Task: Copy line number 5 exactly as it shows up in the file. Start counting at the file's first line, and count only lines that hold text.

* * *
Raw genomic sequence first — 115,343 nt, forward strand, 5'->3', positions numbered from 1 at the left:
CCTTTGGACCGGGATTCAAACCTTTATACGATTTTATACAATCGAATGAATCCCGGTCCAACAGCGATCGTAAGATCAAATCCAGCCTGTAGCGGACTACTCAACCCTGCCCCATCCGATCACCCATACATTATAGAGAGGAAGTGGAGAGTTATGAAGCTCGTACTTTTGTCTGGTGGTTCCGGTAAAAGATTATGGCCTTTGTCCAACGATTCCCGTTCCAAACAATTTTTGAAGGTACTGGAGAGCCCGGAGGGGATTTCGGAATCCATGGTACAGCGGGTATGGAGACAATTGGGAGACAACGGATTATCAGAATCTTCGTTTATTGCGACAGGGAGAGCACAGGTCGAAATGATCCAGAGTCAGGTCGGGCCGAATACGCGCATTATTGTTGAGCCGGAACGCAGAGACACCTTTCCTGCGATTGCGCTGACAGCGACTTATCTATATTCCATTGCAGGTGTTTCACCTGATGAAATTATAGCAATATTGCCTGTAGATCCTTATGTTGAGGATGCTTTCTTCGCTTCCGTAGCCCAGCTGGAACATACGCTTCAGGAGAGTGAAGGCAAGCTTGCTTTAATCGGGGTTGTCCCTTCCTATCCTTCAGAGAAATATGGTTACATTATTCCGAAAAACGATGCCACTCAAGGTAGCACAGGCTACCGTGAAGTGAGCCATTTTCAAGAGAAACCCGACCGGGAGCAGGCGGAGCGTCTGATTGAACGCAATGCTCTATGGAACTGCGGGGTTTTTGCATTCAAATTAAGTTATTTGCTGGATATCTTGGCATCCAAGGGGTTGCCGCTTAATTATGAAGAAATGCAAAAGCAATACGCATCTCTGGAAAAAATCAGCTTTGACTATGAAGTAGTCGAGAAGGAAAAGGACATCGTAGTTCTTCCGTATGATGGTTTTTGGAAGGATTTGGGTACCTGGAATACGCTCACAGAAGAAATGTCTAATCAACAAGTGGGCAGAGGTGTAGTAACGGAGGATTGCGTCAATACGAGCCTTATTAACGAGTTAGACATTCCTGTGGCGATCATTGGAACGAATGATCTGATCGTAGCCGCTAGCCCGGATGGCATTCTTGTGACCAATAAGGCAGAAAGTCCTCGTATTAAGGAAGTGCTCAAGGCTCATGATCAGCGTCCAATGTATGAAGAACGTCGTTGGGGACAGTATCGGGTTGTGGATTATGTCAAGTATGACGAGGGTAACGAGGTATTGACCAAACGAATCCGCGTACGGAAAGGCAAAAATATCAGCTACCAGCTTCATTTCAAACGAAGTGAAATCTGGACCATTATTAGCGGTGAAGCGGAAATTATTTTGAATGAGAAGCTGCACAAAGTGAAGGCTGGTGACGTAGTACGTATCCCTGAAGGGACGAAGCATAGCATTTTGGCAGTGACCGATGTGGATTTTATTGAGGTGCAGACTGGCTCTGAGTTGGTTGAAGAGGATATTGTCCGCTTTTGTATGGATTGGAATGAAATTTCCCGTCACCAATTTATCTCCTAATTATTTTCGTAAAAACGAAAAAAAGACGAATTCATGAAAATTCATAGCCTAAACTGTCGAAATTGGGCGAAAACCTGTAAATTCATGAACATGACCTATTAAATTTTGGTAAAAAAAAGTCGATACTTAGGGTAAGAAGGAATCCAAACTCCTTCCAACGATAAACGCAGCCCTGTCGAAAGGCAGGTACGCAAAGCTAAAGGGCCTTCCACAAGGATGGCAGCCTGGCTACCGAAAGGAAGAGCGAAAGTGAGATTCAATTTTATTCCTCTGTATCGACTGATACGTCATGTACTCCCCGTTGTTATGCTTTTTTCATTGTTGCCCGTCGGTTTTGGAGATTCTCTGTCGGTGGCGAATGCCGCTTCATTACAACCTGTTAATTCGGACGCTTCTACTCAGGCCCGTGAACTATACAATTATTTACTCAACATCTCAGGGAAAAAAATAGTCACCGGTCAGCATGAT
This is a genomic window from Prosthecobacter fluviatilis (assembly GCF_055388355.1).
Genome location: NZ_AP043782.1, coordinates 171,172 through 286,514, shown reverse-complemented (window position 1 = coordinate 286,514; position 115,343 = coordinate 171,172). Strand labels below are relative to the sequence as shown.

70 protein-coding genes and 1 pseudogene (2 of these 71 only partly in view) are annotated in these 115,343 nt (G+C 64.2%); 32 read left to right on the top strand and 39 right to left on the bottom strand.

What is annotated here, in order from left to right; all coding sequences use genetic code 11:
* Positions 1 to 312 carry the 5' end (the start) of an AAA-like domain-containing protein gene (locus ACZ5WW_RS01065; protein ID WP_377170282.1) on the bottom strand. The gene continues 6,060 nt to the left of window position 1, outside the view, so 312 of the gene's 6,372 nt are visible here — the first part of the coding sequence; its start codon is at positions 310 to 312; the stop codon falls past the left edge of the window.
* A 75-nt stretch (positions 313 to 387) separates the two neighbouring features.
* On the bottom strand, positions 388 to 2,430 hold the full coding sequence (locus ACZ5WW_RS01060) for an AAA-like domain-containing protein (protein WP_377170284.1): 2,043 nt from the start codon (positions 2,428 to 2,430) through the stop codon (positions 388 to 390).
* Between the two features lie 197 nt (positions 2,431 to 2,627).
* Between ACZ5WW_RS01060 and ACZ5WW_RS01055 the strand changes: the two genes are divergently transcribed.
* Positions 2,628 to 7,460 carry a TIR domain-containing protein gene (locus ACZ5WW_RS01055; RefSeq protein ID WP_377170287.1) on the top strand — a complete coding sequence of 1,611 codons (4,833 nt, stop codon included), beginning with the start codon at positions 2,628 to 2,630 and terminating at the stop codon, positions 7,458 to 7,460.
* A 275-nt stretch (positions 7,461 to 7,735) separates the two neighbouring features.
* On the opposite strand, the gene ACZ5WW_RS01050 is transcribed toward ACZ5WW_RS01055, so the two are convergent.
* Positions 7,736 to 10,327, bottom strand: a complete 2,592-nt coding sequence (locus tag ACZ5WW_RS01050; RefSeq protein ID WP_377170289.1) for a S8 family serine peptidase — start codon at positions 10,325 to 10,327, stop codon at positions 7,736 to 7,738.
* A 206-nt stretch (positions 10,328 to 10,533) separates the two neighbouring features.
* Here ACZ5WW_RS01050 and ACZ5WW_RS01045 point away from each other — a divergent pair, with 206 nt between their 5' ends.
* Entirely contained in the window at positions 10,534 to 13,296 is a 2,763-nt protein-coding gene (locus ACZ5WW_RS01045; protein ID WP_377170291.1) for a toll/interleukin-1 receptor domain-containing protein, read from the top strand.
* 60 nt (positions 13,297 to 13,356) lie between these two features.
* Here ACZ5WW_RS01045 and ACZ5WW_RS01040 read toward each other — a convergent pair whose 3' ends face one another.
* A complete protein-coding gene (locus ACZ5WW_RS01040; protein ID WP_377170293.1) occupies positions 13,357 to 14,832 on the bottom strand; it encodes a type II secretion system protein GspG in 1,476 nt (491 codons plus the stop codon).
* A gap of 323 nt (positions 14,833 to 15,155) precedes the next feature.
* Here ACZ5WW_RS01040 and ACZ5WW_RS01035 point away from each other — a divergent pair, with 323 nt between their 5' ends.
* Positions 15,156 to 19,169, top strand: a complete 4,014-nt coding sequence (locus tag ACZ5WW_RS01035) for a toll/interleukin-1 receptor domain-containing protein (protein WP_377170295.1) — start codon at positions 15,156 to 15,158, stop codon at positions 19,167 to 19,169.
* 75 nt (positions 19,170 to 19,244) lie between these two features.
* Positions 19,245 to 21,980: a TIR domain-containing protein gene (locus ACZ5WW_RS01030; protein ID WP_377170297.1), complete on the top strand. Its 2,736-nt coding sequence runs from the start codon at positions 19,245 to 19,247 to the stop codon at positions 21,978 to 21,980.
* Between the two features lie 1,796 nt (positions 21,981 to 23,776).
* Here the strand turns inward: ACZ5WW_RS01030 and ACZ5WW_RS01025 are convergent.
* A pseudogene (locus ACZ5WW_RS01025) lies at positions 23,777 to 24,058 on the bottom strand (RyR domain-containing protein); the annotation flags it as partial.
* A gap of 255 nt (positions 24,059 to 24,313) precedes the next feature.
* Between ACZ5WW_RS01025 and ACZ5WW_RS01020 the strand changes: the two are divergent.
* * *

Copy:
70 protein-coding genes and 1 pseudogene (2 of these 71 only partly in view) are annotated in these 115,343 nt (G+C 64.2%); 32 read left to right on the top strand and 39 right to left on the bottom strand.